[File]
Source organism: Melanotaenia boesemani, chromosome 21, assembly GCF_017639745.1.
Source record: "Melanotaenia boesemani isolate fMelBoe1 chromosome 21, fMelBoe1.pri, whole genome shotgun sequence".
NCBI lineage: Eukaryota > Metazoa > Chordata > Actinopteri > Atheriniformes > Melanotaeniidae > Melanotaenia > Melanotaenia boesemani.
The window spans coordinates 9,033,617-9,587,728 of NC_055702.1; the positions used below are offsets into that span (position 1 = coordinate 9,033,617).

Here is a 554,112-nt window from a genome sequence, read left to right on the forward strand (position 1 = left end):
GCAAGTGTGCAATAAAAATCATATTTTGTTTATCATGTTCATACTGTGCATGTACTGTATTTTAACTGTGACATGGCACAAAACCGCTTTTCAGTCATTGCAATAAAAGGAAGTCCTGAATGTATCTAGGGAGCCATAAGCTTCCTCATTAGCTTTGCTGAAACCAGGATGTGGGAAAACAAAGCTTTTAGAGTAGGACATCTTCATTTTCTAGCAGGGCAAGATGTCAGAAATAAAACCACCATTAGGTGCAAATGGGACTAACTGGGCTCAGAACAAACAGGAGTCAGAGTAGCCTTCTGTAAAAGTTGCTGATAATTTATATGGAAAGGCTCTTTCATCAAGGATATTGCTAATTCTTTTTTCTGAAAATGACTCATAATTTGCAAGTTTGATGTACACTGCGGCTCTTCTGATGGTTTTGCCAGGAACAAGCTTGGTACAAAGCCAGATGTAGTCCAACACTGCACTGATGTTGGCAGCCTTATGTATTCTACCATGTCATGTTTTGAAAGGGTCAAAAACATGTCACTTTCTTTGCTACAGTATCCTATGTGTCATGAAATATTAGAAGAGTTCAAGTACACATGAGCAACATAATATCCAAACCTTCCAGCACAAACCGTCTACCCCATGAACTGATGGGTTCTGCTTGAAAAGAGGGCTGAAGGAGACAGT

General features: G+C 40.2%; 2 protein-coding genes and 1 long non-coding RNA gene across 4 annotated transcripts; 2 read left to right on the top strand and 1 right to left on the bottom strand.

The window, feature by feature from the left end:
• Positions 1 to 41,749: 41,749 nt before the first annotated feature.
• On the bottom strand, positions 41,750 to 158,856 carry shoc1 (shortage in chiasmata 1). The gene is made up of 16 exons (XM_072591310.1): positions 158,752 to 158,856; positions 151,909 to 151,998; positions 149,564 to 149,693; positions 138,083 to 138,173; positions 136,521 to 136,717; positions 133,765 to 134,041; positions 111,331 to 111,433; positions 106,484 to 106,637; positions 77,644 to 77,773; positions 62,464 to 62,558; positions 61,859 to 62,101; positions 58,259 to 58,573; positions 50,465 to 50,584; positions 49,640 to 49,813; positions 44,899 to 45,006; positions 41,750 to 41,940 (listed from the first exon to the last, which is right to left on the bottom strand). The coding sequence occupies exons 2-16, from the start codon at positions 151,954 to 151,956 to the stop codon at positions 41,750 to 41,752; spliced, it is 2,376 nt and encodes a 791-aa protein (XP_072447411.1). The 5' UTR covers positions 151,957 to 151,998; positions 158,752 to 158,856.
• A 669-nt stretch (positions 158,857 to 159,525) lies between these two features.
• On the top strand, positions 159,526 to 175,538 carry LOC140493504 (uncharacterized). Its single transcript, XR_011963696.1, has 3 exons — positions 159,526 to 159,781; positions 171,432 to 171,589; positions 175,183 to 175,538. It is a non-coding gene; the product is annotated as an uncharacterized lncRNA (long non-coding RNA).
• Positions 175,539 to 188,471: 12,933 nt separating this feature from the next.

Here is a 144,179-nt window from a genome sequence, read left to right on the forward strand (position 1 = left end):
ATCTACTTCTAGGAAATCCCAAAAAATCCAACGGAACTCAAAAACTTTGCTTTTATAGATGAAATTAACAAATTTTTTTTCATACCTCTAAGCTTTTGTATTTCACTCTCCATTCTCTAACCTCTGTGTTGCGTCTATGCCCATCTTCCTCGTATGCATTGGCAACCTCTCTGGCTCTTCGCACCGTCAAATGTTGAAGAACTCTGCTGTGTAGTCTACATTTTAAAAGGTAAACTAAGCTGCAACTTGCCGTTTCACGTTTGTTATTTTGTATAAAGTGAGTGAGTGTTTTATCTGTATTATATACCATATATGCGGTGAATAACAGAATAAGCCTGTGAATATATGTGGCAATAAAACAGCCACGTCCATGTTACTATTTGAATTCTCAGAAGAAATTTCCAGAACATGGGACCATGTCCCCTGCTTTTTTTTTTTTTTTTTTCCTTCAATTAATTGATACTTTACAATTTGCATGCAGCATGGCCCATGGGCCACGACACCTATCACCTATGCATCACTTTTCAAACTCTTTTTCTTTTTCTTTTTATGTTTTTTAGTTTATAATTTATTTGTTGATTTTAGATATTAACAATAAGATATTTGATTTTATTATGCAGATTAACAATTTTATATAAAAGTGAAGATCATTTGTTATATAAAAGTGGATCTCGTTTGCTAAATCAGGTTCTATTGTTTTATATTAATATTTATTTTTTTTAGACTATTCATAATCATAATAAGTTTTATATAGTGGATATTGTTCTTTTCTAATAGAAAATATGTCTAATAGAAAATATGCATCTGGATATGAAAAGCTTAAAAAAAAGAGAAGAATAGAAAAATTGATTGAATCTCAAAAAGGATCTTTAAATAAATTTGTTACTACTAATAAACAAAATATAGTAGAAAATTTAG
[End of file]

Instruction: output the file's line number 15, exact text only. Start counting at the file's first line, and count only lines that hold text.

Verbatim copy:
ATCTACTTCTAGGAAATCCCAAAAAATCCAACGGAACTCAAAAACTTTGCTTTTATAGATGAAATTAACAAATTTTTTTTCATACCTCTAAGCTTTTGTATTTCACTCTCCATTCTCTAACCTCTGTGTTGCGTCTATGCCCATCTTCCTCGTATGCATTGGCAACCTCTCTGGCTCTTCGCACCGTCAAATGTTGAAGAACTCTGCTGTGTAGTCTACATTTTAAAAGGTAAACTAAGCTGCAACTTGCCGTTTCACGTTTGTTATTTTGTATAAAGTGAGTGAGTGTTTTATCTGTATTATATACCATATATGCGGTGAATAACAGAATAAGCCTGTGAATATATGTGGCAATAAAACAGCCACGTCCATGTTACTATTTGAATTCTCAGAAGAAATTTCCAGAACATGGGACCATGTCCCCTGCTTTTTTTTTTTTTTTTTTCCTTCAATTAATTGATACTTTACAATTTGCATGCAGCATGGCCCATGGGCCACGACACCTATCACCTATGCATCACTTTTCAAACTCTTTTTCTTTTTCTTTTTATGTTTTTTAGTTTATAATTTATTTGTTGATTTTAGATATTAACAATAAGATATTTGATTTTATTATGCAGATTAACAATTTTATATAAAAGTGAAGATCATTTGTTATATAAAAGTGGATCTCGTTTGCTAAATCAGGTTCTATTGTTTTATATTAATATTTATTTTTTTTAGACTATTCATAATCATAATAAGTTTTATATAGTGGATATTGTTCTTTTCTAATAGAAAATATGTCTAATAGAAAATATGCATCTGGATATGAAAAGCTTAAAAAAAAGAGAAGAATAGAAAAATTGATTGAATCTCAAAAAGGATCTTTAAATAAATTTGTTACTACTAATAAACAAAATATAGTAGAAAATTTAG